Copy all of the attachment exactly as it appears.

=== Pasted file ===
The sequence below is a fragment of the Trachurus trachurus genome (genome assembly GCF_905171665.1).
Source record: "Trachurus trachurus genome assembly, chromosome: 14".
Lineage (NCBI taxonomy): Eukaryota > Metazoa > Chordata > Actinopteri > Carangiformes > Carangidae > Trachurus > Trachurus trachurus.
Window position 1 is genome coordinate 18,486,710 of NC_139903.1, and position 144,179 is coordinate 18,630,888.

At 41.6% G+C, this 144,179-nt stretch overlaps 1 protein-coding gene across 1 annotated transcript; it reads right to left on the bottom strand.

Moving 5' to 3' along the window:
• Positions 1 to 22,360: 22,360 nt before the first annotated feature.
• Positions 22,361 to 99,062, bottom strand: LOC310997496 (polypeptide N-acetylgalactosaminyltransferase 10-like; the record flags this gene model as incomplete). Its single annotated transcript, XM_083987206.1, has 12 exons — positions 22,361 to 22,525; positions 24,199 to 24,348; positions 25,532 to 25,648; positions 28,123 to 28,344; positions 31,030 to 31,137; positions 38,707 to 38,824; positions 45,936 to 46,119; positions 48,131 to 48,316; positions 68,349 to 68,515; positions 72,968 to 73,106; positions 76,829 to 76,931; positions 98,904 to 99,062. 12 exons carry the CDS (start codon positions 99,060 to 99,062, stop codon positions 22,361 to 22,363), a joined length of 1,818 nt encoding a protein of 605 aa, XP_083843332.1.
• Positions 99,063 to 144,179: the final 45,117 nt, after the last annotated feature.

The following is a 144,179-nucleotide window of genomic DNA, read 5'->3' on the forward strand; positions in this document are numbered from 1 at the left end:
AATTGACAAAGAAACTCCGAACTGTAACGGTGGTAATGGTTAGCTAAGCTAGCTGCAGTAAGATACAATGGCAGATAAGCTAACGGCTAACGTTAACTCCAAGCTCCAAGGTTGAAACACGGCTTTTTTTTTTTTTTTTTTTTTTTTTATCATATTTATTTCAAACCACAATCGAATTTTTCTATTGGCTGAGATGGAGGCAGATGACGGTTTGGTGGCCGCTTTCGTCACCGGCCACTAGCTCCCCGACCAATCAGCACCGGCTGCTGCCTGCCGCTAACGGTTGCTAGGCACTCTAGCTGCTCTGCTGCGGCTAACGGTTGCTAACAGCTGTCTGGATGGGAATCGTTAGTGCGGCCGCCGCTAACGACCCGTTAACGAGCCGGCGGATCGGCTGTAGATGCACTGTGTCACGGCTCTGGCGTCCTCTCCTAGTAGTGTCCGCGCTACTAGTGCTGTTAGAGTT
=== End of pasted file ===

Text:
The sequence below is a fragment of the Trachurus trachurus genome (genome assembly GCF_905171665.1).
Source record: "Trachurus trachurus genome assembly, chromosome: 14".
Lineage (NCBI taxonomy): Eukaryota > Metazoa > Chordata > Actinopteri > Carangiformes > Carangidae > Trachurus > Trachurus trachurus.
Window position 1 is genome coordinate 18,486,710 of NC_139903.1, and position 144,179 is coordinate 18,630,888.

At 41.6% G+C, this 144,179-nt stretch overlaps 1 protein-coding gene across 1 annotated transcript; it reads right to left on the bottom strand.

Moving 5' to 3' along the window:
• Positions 1 to 22,360: 22,360 nt before the first annotated feature.
• Positions 22,361 to 99,062, bottom strand: LOC310997496 (polypeptide N-acetylgalactosaminyltransferase 10-like; the record flags this gene model as incomplete). Its single annotated transcript, XM_083987206.1, has 12 exons — positions 22,361 to 22,525; positions 24,199 to 24,348; positions 25,532 to 25,648; positions 28,123 to 28,344; positions 31,030 to 31,137; positions 38,707 to 38,824; positions 45,936 to 46,119; positions 48,131 to 48,316; positions 68,349 to 68,515; positions 72,968 to 73,106; positions 76,829 to 76,931; positions 98,904 to 99,062. 12 exons carry the CDS (start codon positions 99,060 to 99,062, stop codon positions 22,361 to 22,363), a joined length of 1,818 nt encoding a protein of 605 aa, XP_083843332.1.
• Positions 99,063 to 144,179: the final 45,117 nt, after the last annotated feature.

The following is a 144,179-nucleotide window of genomic DNA, read 5'->3' on the forward strand; positions in this document are numbered from 1 at the left end:
AATTGACAAAGAAACTCCGAACTGTAACGGTGGTAATGGTTAGCTAAGCTAGCTGCAGTAAGATACAATGGCAGATAAGCTAACGGCTAACGTTAACTCCAAGCTCCAAGGTTGAAACACGGCTTTTTTTTTTTTTTTTTTTTTTTTTATCATATTTATTTCAAACCACAATCGAATTTTTCTATTGGCTGAGATGGAGGCAGATGACGGTTTGGTGGCCGCTTTCGTCACCGGCCACTAGCTCCCCGACCAATCAGCACCGGCTGCTGCCTGCCGCTAACGGTTGCTAGGCACTCTAGCTGCTCTGCTGCGGCTAACGGTTGCTAACAGCTGTCTGGATGGGAATCGTTAGTGCGGCCGCCGCTAACGACCCGTTAACGAGCCGGCGGATCGGCTGTAGATGCACTGTGTCACGGCTCTGGCGTCCTCTCCTAGTAGTGTCCGCGCTACTAGTGCTGTTAGAGTT